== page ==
Gold fill (also known as gold-filled) items are composed of a solid layer of gold that has been mechanically bonded to a base metal. There are two main differences between gold fill and gold plated materials: firstly, gold fill is mechanically bonded, meaning it uses high pressure to adhere the gold to the base metal, whereas gold plated items are made using electroplating; and secondly, gold fill items have 50 to 100,000 times more gold in them by weight, as there is no standardization for the amount of gold to be used in gold plating. For these reasons, gold fill lasts much longer than gold plated materials; gold fill items can last 5 to 30 years before wearing through.
Gold fill pieces have the same appearance as 14 karat (14k) gold. In some cases, the base metal (such as brass) can tarnish, so it is possible for gold fill to have slight changes in color over time as well. In order for an item to be considered gold fill, a minimum of 5% of the total weight of the item must be 12k or higher. If the karat of gold is lower than 12k, the total weight of gold must be 10%.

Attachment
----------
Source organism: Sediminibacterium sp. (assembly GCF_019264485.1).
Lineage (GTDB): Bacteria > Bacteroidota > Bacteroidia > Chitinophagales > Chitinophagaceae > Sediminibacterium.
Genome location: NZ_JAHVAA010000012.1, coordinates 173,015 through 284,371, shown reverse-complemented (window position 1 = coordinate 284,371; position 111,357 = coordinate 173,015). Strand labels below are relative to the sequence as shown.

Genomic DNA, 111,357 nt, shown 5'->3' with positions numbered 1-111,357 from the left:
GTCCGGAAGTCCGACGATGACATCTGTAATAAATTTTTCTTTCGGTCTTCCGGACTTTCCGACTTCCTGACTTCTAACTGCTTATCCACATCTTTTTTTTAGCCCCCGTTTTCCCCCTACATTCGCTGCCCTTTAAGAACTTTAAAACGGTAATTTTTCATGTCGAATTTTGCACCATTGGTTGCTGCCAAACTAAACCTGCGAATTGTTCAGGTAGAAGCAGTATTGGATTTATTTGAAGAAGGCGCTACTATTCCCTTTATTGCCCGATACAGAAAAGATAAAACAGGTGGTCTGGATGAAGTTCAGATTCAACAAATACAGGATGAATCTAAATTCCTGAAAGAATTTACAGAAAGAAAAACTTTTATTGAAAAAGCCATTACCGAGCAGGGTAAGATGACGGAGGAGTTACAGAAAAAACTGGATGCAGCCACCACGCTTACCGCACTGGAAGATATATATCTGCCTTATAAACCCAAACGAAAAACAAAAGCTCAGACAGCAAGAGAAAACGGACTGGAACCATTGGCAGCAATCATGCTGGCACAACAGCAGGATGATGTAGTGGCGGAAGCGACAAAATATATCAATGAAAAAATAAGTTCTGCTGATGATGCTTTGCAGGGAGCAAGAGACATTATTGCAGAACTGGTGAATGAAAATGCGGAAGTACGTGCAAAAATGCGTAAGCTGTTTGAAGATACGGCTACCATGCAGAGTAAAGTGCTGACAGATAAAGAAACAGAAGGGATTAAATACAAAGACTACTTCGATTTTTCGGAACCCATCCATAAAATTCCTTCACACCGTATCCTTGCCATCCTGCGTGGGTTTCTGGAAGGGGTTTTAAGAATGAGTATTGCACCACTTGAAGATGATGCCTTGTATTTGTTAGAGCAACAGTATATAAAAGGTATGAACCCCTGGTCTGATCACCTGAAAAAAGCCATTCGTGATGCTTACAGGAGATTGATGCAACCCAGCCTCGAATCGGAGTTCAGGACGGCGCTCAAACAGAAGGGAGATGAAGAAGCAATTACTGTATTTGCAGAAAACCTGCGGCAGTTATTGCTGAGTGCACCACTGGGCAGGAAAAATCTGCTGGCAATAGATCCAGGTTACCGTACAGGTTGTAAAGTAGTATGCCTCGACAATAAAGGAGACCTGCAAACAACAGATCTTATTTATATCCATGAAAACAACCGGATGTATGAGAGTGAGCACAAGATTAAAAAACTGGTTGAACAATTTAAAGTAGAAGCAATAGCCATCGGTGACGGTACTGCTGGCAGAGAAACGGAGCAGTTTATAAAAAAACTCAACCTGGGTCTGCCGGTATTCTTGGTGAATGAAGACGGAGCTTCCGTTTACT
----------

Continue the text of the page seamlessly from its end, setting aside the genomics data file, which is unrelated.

Due to the relatively high amount of gold in gold fill product, it is an affordable alternative to pure gold. Those people who have metal allergies, and can typically only wear gold, can generally also wear gold fill safely and comfortably. Moreover, pure (24k) gold is not practical in many applications (such as wire and fine chain), as it is very soft and easy to break.
Rose gold fill is exactly the same as gold fill, except that rose gold is used. The only difference between (yellow) gold and rose gold is that rose gold is a gold-copper alloy, generally with 25% copper. the more copper, the more red the rose gold becomes. Because it is an alloy, there is technically no such thing as “pure rose gold”.